The winning RIT/NTID team members are Lauren Berger, a psychology major from Rochester, N.Y.; Eric Epstein, a software engineering major from Tucson, Ariz.; Asher Kirschbaum, a mechanical engineering major from Washington Grove, Md.; and Emmanuel Perrodin-Njoku, a biomedical sciences major from Washington, D.C.

“The weekly practice throughout the year paid off big time,” said Epstein. “I am so proud of my teammates for their yearlong efforts in studying. I look forward to the next generation of Tigers who will undoubtedly defend the bowl.”

The team worked with co-coaches and RIT/NTID faculty members Christopher Kurz and Gary Behm to prepare for the competition.

“The entire RIT/NTID community is so proud of our College Bowl team for bringing the trophy back to campus for another two years,” said Gerry Buckley, NTID president and RIT vice president and dean. “Lauren, Eric, Asher and Emmanuel did an extraordinary job against fierce competition. They are carrying on a great tradition, and it was wonderful to have so many of our students, faculty, staff and alumni in the audience cheering on our students.”

Cool Co-op: Benjamin Polstra

BenPolstra with glasses and a white shirt and striped tie standly proudly, just got a job offer for after graduation with GEICO

Benjamin Polstra, an information technology major from Noblesville, Indiana, spent the summer on co-op at GEICO in Chevy Chase, Maryland. He used his information technology skills to work on business projects and other assignments, both individually and as a part of a team, and was pleased to discover that he and GEICO have something in common—both are interested in casting aside old traditions and embracing new ideas. He was offered and has accepted a full-time job at GEICO and will be starting work there as part of their Technology Development Program.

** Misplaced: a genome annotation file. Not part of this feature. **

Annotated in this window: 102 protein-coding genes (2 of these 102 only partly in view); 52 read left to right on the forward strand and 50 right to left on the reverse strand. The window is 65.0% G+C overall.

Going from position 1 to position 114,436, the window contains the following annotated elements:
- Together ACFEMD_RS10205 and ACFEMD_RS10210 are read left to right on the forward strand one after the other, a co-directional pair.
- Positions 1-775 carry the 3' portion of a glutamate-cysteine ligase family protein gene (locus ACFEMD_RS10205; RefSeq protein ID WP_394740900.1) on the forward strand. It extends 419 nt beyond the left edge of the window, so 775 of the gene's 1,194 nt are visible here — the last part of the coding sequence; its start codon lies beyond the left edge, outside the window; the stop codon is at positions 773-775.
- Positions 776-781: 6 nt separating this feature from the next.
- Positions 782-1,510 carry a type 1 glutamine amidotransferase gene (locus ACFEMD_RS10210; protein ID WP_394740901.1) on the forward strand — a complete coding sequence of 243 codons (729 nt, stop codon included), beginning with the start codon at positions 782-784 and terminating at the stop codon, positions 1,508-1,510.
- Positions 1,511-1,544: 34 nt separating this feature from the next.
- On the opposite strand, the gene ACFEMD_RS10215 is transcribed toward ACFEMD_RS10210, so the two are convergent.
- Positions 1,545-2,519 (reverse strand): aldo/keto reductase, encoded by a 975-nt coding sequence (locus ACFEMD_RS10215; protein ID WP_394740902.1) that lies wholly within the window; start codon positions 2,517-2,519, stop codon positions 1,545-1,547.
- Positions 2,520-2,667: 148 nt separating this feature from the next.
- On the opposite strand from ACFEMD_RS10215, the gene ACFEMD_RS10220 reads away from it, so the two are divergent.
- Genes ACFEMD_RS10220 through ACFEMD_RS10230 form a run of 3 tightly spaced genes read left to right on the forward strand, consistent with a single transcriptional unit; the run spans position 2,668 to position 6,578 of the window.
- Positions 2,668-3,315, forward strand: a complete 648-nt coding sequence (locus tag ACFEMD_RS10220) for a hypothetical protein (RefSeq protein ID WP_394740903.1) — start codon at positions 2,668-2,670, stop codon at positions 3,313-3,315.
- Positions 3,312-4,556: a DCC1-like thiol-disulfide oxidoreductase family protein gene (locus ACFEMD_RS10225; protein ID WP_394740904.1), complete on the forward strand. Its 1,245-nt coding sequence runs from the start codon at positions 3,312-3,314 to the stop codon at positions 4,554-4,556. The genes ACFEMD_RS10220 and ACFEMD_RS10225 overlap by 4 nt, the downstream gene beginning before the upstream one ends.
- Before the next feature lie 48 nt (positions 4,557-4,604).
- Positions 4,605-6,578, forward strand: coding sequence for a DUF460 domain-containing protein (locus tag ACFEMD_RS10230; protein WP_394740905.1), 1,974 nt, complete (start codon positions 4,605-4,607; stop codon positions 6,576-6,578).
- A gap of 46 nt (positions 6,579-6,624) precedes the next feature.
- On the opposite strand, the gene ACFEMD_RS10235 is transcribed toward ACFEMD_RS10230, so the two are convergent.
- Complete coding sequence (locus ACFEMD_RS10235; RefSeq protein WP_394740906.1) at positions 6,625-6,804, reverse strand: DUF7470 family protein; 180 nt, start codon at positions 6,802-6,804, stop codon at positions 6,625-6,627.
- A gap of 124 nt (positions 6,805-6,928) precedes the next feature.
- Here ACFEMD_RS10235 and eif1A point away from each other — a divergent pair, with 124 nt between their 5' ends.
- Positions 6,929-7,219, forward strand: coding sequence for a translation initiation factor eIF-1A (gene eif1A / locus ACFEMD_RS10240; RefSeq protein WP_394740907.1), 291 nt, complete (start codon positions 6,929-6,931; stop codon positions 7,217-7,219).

Young artists, writers win RIT/NTID’s digital arts, film, writing competitions

Wings, created by high school student Mai Lee Vang is a close up illustration of bird wings of various shades of brown.

Rochester Institute of Technology’s National Technical Institute for the Deaf has announced the winners of the annual Digital Arts, Film and Animation Competition for Deaf and Hard-of-Hearing Students, as well as the SpiRIT Writing Contest.

The Digital Arts, Film and Animation Competition for Deaf and Hard-of-Hearing Students, in its 10th year, generated dozens of entries in graphic media, photo imaging, film and 3D animation.

The winners of each category, receiving a $250 prize, are:

  • Film: Paola Colon of Chelsea, Mass., a student at Boston Arts Academy, for School Bullies.
  • Graphic Media: Reverlin Young of Hemet, Calif., a student at California School for the Deaf-Riverside, for The Story of My Life.
  • Photo Imaging: Mai Lee Vang of Gentry, Ark., a student at Arkansas School for the Deaf, for Wings.
  • 3D Animation: Austin Marden of Marion, Ind., a student at Indiana School for the Deaf, for Ghost Falcon.

The runners-up were:

  • Film: Christopher Kurogi of Orem, Utah, a student at Orem High School, for Rulu Adventure.
  • Graphic Media: Nabeela Shollenberger of Boonton, N.J., a student at Governor Livingston High School, for Cartoon Self-Portrait/Photoshop.
  • Photo Imaging: Guillermo “Alex” Castaneda of Little Rock, Ark., a student at Arkansas School for the Deaf, for Branford Pear, and Deanda Holloway of Lonoke, Ark., a student at Arkansas School for the Deaf, for Drip Drop.

The winning entries may be seen at www.rit.edu/ntid/dafac/winners.

Winners of the SpiRIT Writing Contest were Eliana Rosenzweig of Rye Brook, N.Y., a student at Blind Brook High School for The Power of Premonition and Judgment; Christopher Brookes of North Chili, N.Y., a student at Bishop Kearney High School for his untitled submission; Regan Brady of Shaker Heights, Ohio, a student at Hathaway Brown School for Huck Finn: America’s Son; and Mia Hoffman of Westerville, Ohio, a student at Westerville North High School for Life Behind the Hearing Aid.